These new styles of progressivism no longer defend academic excellence but rather a deceptive egalitarianism for the beneficiaries of public policies who, by "expediting exams for workers," "widespread passing grades," and other forms of lowering standards, end up justifying devalued certificates that fail to play their true role in upward social mobility or the critical capacity to evaluate reality. This set of contradictions into which progressivism has fallen, has allowed the right to advance rapidly and decisively in a "cultural battle" that only the right seems to be waging.

Many of the activists of the new right are young. They are insightful. They are enthusiastic. And they are concerned about issues that historically concerned not only the right but also the left: double standards, corruption, the systematic destruction of public policies, the cancel culture in debates, and the equalization of value.

The beloved Discépolo (who was not exactly a right-wing ideologue but one of the most prolific Peronist artists of the 20th century) highlighted some of these problems as part of his critique of the conditions of his time. Here are some of his verses, although the tango in its entirety is a masterpiece:

Today it turns out it's the same to be honest or a traitor,
Ignorant, wise, a thief, or a pretentious swindler,
Everything's the same, nothing is better,
A donkey is the same as a great professor,
There are no failures. How could there be?
There isn’t any rank.
The immoral have equalized us,
If one lives in pretense and another steals from ambition,
It's the same if he's a priest, a mattress seller, or the king of clubs,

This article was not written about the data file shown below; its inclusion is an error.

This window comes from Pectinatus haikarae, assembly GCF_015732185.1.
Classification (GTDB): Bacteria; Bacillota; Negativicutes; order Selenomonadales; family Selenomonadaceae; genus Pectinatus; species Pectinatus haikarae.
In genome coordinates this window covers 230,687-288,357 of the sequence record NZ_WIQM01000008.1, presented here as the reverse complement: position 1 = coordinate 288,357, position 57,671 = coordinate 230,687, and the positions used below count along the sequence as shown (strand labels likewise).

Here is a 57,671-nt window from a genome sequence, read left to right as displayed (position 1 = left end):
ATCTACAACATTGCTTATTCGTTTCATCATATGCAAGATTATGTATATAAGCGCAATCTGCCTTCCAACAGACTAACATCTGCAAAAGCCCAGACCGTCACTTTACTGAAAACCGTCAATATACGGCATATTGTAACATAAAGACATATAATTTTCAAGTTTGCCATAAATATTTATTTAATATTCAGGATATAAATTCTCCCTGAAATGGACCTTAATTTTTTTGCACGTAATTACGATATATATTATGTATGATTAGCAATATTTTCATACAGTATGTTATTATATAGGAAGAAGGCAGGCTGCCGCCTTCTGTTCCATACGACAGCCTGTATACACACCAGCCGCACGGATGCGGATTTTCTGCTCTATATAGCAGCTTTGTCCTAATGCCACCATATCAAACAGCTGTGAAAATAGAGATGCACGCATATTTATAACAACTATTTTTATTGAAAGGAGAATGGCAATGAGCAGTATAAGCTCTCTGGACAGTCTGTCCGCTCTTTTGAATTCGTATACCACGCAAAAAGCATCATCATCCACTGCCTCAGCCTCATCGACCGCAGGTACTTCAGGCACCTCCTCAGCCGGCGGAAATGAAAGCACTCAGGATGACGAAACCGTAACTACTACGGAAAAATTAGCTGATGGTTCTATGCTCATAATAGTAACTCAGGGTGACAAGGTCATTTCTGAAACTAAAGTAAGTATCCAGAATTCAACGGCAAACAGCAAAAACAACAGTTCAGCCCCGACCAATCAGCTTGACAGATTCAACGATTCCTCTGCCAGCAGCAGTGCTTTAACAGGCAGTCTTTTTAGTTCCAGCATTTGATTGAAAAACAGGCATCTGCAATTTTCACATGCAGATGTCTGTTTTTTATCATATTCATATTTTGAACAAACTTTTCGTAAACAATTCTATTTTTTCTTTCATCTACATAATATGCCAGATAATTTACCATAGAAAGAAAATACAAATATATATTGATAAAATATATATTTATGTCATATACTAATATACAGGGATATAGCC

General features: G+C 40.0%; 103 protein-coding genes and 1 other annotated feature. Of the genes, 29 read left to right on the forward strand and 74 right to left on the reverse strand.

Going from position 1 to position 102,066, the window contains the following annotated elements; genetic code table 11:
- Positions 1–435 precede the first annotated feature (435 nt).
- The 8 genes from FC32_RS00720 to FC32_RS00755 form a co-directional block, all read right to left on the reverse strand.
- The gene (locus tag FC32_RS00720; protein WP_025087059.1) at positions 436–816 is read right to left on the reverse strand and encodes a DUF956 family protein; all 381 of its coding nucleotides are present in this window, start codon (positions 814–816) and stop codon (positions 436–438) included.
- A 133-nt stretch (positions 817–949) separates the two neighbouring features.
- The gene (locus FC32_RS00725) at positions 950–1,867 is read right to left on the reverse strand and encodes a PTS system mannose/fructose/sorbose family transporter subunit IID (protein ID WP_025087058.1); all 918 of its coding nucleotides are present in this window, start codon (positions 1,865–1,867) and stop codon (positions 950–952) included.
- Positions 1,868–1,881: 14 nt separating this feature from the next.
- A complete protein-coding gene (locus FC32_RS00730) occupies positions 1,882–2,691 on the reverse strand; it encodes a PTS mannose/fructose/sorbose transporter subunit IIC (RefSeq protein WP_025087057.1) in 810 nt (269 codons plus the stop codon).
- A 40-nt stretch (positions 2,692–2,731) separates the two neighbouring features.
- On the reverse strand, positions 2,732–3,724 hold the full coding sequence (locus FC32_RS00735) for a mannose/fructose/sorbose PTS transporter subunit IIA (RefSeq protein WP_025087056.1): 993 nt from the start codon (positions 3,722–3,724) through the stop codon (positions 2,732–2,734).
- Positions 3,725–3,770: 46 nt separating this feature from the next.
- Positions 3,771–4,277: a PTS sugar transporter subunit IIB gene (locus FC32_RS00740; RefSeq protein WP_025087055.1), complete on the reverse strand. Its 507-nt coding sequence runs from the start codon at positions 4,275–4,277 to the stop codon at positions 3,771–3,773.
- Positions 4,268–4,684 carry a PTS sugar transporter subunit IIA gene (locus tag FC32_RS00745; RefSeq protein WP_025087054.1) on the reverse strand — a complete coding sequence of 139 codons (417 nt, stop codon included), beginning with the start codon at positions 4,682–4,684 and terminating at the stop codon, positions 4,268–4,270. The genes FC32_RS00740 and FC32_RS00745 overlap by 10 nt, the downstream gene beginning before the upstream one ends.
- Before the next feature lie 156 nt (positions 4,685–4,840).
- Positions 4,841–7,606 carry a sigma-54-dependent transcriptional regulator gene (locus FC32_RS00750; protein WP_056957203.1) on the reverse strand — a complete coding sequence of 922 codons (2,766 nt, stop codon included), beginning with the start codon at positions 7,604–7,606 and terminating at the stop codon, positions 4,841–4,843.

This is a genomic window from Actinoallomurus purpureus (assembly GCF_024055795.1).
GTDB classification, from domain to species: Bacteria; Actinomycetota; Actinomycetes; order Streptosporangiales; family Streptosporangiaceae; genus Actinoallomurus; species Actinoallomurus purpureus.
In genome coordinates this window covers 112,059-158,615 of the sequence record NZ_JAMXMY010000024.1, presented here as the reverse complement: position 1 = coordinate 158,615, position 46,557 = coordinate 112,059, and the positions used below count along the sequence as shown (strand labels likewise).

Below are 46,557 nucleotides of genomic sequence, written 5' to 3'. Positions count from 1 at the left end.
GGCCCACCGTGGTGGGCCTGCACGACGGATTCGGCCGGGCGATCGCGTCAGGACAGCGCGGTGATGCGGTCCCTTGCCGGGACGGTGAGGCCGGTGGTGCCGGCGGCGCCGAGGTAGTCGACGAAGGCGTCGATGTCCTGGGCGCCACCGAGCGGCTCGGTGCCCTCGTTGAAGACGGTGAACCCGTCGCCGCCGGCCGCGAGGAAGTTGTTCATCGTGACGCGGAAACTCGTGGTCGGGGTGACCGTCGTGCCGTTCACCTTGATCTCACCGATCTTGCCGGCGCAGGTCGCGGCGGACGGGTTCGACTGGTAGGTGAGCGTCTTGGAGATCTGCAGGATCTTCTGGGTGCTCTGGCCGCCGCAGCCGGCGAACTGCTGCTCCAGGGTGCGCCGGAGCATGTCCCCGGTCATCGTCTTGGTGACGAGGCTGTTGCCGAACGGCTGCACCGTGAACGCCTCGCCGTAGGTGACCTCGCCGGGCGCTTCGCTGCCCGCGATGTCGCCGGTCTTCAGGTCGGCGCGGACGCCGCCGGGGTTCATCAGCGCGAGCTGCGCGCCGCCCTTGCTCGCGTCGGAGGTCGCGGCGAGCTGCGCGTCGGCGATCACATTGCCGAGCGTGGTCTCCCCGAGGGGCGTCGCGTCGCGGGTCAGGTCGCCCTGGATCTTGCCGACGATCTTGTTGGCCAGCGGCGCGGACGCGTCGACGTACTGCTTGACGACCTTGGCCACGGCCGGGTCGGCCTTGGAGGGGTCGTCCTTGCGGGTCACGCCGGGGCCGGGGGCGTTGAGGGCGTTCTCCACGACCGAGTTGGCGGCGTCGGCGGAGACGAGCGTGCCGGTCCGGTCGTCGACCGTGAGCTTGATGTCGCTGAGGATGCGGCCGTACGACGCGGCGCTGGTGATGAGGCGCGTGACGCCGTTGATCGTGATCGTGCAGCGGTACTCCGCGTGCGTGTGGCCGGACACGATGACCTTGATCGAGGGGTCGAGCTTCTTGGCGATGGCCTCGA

Shameless or illegal
What a lack of respect, what an affront to reason!
Anyone is a gentleman, anyone is a thief.

The transformation of progressivism has created an incapacity to reiterate this denunciation, in a stance that seems to justify that "everything's the same, nothing's better". It is against this that the youth of the new right rebel with a proposal that, despite its skepticism, doesn’t cease to have its logic: "let the market distinguish that which the state refuses to distinguish," appealing to an extreme level of cruelty, and the conviction that we are alone in the face of misfortune. But the argument that this false equalization is nothing more than a deception is something they are undoubtedly right about. The neo-fascist right sells hatred; to blow everything up, bring winds of change, "kick them all out, until there’s not one left," the same slogan that left-wing forces utilized when they assumed power in the years that marked the end of the 20th century, the slogan that fueled the rebellion of 2001.

If the right is gaining ground in the cultural battle, it may be because some of the current responses of progressivism are wrong and some of its assumptions are erroneous. At some point, progressivism has lost its way and abandoned the vocation to transform society in a direction of greater justice, with the sacrifice, commitment, and effort that it requires. To understand this, we need to dare to think critically, to review those truths we take for granted, to listen to the real grievances that this protest vote and profound cultural questioning are shouting at us, to engage with those who are suffering and provide them with a different response than the political manipulation of hatred, pragmatic resignation, or "every man for himself." It is difficult and requires courage to identify and acknowledge one's own mistakes. But it is a necessary condition for there to be any chance of engaging in a truly cultural dispute and influencing the rapid transformations of contemporary hegemony.


Daniel Feierstein is a sociologist and holds a Ph.D. in Social Sciences. He is the Director of the Center for Genocide Studies at the National University of Tres de Febrero, and has directed the Master's program in Cultural Diversity at the same institution. He has also served as President of the International Association of Genocide Researchers, is a Judge on the Permanent Peoples’ Tribunal and a Consultant for the United Nations.